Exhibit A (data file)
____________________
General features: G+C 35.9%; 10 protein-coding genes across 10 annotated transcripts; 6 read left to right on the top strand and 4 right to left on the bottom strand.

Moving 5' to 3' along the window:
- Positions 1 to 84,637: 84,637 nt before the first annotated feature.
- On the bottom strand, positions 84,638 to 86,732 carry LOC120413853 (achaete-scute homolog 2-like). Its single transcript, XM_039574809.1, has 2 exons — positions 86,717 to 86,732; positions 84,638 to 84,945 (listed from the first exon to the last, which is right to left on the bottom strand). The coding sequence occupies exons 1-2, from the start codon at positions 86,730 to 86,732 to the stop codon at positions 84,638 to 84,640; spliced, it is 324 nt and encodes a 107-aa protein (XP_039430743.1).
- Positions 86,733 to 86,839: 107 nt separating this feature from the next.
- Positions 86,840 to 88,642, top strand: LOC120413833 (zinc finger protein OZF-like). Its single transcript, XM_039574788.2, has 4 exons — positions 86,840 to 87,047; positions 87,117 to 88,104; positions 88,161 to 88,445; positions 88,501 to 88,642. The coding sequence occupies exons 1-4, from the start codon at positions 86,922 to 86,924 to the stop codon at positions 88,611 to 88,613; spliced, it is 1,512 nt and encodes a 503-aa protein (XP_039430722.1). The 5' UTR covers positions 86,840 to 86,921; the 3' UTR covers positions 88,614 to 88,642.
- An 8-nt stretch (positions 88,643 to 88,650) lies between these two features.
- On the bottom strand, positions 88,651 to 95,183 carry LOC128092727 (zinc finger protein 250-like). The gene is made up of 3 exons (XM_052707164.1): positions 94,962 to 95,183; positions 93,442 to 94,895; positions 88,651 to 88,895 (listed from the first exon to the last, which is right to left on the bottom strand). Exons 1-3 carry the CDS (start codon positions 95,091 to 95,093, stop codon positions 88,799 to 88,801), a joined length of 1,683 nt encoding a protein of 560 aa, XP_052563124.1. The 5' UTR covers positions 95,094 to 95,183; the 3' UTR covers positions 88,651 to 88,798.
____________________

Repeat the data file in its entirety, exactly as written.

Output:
General features: G+C 35.9%; 10 protein-coding genes across 10 annotated transcripts; 6 read left to right on the top strand and 4 right to left on the bottom strand.

Moving 5' to 3' along the window:
- Positions 1 to 84,637: 84,637 nt before the first annotated feature.
- On the bottom strand, positions 84,638 to 86,732 carry LOC120413853 (achaete-scute homolog 2-like). Its single transcript, XM_039574809.1, has 2 exons — positions 86,717 to 86,732; positions 84,638 to 84,945 (listed from the first exon to the last, which is right to left on the bottom strand). The coding sequence occupies exons 1-2, from the start codon at positions 86,730 to 86,732 to the stop codon at positions 84,638 to 84,640; spliced, it is 324 nt and encodes a 107-aa protein (XP_039430743.1).
- Positions 86,733 to 86,839: 107 nt separating this feature from the next.
- Positions 86,840 to 88,642, top strand: LOC120413833 (zinc finger protein OZF-like). Its single transcript, XM_039574788.2, has 4 exons — positions 86,840 to 87,047; positions 87,117 to 88,104; positions 88,161 to 88,445; positions 88,501 to 88,642. The coding sequence occupies exons 1-4, from the start codon at positions 86,922 to 86,924 to the stop codon at positions 88,611 to 88,613; spliced, it is 1,512 nt and encodes a 503-aa protein (XP_039430722.1). The 5' UTR covers positions 86,840 to 86,921; the 3' UTR covers positions 88,614 to 88,642.
- An 8-nt stretch (positions 88,643 to 88,650) lies between these two features.
- On the bottom strand, positions 88,651 to 95,183 carry LOC128092727 (zinc finger protein 250-like). The gene is made up of 3 exons (XM_052707164.1): positions 94,962 to 95,183; positions 93,442 to 94,895; positions 88,651 to 88,895 (listed from the first exon to the last, which is right to left on the bottom strand). Exons 1-3 carry the CDS (start codon positions 95,091 to 95,093, stop codon positions 88,799 to 88,801), a joined length of 1,683 nt encoding a protein of 560 aa, XP_052563124.1. The 5' UTR covers positions 95,094 to 95,183; the 3' UTR covers positions 88,651 to 88,798.